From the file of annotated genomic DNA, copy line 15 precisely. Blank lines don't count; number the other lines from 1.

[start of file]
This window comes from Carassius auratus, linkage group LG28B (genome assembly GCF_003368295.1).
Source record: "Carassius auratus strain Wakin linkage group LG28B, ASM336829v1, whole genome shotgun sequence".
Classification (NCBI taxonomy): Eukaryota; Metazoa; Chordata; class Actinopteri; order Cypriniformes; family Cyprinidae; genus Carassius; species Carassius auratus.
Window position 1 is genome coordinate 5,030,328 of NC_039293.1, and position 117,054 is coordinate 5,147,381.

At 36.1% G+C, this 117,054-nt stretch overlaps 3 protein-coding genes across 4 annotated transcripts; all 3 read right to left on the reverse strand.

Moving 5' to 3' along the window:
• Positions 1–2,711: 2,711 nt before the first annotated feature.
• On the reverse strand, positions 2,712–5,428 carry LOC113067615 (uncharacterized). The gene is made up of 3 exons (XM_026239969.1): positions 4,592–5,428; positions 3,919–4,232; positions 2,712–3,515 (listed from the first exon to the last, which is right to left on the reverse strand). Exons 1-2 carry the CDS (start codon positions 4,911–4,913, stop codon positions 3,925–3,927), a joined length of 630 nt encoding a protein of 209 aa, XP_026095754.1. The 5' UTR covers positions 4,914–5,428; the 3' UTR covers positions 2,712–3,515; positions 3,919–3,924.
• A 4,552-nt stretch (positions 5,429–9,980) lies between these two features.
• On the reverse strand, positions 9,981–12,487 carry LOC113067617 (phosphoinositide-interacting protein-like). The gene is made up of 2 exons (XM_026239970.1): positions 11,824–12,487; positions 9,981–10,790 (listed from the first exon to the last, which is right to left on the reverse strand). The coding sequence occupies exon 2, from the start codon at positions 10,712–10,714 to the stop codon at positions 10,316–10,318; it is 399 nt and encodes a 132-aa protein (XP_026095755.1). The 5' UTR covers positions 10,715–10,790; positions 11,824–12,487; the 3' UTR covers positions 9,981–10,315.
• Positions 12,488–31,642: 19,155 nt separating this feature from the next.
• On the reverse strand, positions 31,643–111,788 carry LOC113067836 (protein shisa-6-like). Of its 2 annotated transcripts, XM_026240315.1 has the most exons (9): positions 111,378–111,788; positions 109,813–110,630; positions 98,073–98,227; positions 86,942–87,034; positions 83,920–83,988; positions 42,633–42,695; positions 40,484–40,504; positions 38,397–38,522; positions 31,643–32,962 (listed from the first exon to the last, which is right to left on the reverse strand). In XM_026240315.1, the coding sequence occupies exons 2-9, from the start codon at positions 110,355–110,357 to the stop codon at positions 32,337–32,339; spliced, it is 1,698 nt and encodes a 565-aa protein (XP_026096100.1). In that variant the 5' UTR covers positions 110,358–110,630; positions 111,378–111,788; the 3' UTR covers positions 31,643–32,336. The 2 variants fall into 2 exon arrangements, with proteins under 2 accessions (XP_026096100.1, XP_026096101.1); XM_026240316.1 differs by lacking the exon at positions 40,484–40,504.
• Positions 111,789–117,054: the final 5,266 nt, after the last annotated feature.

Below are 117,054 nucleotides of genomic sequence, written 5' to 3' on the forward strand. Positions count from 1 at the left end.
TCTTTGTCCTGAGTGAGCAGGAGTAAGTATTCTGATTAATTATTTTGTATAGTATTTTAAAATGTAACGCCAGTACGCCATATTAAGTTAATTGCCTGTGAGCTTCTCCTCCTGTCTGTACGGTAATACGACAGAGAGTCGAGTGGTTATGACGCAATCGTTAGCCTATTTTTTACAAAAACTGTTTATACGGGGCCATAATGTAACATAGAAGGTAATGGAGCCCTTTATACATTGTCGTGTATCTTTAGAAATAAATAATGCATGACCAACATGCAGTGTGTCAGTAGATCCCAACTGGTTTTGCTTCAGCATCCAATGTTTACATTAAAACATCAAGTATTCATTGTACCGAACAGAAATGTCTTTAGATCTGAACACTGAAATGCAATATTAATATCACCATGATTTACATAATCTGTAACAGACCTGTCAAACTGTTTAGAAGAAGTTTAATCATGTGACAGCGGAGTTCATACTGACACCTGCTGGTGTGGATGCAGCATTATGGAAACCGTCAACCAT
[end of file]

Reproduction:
TCTTTGTCCTGAGTGAGCAGGAGTAAGTATTCTGATTAATTATTTTGTATAGTATTTTAAAATGTAACGCCAGTACGCCATATTAAGTTAATTGCCTGTGAGCTTCTCCTCCTGTCTGTACGGTAATACGACAGAGAGTCGAGTGGTTATGACGCAATCGTTAGCCTATTTTTTACAAAAACTGTTTATACGGGGCCATAATGTAACATAGAAGGTAATGGAGCCCTTTATACATTGTCGTGTATCTTTAGAAATAAATAATGCATGACCAACATGCAGTGTGTCAGTAGATCCCAACTGGTTTTGCTTCAGCATCCAATGTTTACATTAAAACATCAAGTATTCATTGTACCGAACAGAAATGTCTTTAGATCTGAACACTGAAATGCAATATTAATATCACCATGATTTACATAATCTGTAACAGACCTGTCAAACTGTTTAGAAGAAGTTTAATCATGTGACAGCGGAGTTCATACTGACACCTGCTGGTGTGGATGCAGCATTATGGAAACCGTCAACCAT